Court Cases;

OLR Research Report

April 26, 2000




By: George Coppolo, Chief Attorney

You asked whether other states uphold contract provisions indemnifying a person for his own negligence. Your question arises in connection with HB 5827, File 455, An Act Concerning Indemnification Provisions Void as Against Public Policy.


Many states, including Connecticut, have statutes that prohibit agreements that indemnify or hold harmless someone for his own negligence in connection with construction contracts. A few states have laws that prohibit these agreements in connection with residential leases. But we were unable to find any states with statutes prohibiting these agreements across the board.

In the absence of a controlling statute, courts in the other states have developed their own common law rules regarding the validity of these agreements. The prevailing modern view upholds indemnity or hold harmless agreements that exempt a person from ordinary negligence unless they negatively affect or involve a public interest, or public duty.

In deciding whether or not an agreement negatively affects a public interest or public duty, courts typically look at such things as whether the transaction involves a type of business generally suitable for public regulation, whether the person seeking liability protection performs an important public service which some members of the public need, and whether the person seeking protection holds himself out as willing to perform the service for anyone who wants it.

Although courts use similar standards, they do not necessarily reach similar conclusions as to whether a public interest or duty is adversely affected. For example, the Wyoming Supreme Court upheld a hold harmless agreement protecting a ski resort that sponsored a competition, but the Vermont Supreme Court recently refused to uphold an agreement releasing a ski resort from liability for negligence.

We have included cases dealing with exculpatory clauses in this report. An exculpatory clause is one that concerns the risk of harm sustained by one person that might be caused by another person and which releases the responsible person from liability for certain future acts of negligence.

It is similar to, but not the same as, an indemnity clause. An indemnity clause concerns third persons (people not a party to the agreement), and covers the risk of harm they sustain due to a party's negligence. It shifts the financial burden for the ultimate payment of damages. The terms “indemnity” and “hold harmless” are often used interchangeably.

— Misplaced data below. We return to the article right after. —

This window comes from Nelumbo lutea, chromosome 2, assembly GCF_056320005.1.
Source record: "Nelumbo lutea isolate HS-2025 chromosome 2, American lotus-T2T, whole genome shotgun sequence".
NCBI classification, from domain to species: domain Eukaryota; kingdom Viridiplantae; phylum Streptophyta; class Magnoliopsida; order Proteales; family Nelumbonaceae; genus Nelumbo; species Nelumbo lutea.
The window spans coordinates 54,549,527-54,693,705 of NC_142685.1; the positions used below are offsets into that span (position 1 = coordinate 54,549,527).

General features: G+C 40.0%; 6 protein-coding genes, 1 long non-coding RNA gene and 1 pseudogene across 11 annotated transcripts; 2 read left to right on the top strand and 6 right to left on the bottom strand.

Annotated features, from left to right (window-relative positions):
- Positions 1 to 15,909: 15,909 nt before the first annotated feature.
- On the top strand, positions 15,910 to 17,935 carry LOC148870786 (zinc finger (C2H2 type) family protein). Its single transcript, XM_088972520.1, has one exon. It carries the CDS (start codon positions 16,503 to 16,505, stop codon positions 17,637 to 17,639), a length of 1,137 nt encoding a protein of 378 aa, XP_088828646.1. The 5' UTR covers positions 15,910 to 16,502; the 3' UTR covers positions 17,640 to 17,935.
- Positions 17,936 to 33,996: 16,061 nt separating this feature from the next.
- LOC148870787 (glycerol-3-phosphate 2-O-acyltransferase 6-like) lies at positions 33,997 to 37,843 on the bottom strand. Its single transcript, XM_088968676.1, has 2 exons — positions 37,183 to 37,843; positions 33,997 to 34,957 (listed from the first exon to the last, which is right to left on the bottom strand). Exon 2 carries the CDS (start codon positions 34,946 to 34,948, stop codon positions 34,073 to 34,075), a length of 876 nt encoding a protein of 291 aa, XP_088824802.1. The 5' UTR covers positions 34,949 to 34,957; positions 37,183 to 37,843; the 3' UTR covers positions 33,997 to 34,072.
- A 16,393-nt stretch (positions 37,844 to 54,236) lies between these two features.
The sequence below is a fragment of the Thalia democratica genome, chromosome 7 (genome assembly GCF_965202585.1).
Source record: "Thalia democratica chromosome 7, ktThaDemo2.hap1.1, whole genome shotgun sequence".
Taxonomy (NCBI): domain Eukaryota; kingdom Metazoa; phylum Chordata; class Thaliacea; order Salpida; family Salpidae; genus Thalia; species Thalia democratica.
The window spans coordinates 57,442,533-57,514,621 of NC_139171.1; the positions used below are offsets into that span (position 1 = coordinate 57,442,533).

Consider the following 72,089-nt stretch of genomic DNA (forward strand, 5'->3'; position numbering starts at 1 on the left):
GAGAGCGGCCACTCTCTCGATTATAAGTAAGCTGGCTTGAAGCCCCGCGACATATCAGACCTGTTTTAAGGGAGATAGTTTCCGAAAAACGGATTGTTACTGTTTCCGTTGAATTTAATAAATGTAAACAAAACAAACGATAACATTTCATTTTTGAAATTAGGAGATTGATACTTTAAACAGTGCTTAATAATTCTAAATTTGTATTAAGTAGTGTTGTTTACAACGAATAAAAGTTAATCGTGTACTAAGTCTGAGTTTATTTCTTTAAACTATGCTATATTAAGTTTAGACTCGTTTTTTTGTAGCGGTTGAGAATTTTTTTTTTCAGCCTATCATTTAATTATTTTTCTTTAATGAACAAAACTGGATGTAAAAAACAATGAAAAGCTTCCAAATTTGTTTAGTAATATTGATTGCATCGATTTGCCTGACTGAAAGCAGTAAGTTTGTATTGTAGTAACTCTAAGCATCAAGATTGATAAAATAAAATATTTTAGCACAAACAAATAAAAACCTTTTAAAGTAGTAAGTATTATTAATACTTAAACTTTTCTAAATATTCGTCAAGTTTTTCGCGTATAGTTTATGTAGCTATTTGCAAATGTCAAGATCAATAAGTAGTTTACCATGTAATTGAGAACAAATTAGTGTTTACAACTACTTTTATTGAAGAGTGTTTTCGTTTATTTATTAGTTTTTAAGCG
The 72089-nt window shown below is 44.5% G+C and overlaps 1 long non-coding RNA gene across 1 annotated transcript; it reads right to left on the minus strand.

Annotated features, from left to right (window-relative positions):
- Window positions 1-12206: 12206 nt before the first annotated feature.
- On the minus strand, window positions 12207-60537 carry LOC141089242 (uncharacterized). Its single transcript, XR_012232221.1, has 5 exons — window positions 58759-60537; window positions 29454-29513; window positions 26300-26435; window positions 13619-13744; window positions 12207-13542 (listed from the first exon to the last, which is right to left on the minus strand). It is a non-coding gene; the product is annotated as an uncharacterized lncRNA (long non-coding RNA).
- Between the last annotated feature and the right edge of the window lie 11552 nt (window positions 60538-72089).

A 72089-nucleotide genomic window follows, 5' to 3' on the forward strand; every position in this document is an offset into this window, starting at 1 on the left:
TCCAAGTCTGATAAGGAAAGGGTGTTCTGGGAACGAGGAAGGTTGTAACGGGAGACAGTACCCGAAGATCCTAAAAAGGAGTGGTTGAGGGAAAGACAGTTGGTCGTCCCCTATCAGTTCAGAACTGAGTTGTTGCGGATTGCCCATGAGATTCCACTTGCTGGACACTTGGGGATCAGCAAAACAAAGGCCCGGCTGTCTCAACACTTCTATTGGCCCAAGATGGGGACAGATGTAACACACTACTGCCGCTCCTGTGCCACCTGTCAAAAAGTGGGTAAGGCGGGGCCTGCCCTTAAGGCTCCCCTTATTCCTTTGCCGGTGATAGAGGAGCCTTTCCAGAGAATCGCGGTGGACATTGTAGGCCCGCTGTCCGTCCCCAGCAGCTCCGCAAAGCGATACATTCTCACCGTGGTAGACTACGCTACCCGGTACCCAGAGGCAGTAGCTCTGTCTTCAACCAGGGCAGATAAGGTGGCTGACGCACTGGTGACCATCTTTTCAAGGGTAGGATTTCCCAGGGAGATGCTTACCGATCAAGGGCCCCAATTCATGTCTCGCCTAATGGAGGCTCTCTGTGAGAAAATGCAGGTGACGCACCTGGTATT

A majority of jurisdictions have rejected the old view that indemnity or hold harmless clauses that protect people from their own negligence are unenforceable because they are against public policy. (Manson-Osberg Company v. State, 552 P2d 654 (1976)). This may be because of the widespread use of insurance as a means of allocating risk. But there are instances when courts will not enforce such clauses. These are cases where the indemnity clause tends to promote a breach of duty owed to the public.

Indemnity provisions designed to protect people against the consequences of their own negligence encounter significant scrutiny and are viewed with great disfavor. The scrutiny results from the possibility that the protected person will act with less caution because of the indemnification protection and thus, third parties will be subject to more dangerous conditions. Courts often construe general indemnity provisions as granting protection to people only from damages caused by their “passive negligence.” Passive negligence is usually defined as mere nonfeascances, such as failing to discover a dangerous condition or to perform a duty imposed by law (see Rossmoon Sanitation, Inc. v. Pylar, Inc. 532, P2d 97, 100 (Cal 1975) “Active negligence,” on the other hand, occurs when someone has personally participated in an affirmative act of negligence, known about or acquiescesed in negligent acts, or failed to perform a precise duty which he agreed to perform. (Rossmoon 532 P2d at 101).

Another example of this type of decision is Amoco Prod. Co. v. Forest Oil Corp., 844 Fed 251, 255 (5th Cir 1988) where the court construed an indemnification agreement that protects against “all claims” as not including claims resulting from the protected person's own negligence.

Public Interest or Duty

Courts often reject indemnity or hold harmless agreements that negatively affect a public interest or involve a public duty. In a leading decision, the California Supreme Court held that parties engaged in performing a service of great importance to the public may not shield themselves from liability through indemnity provisions (Tunkel v. Regents of University of California 383 P2d 441, 445 (1963)).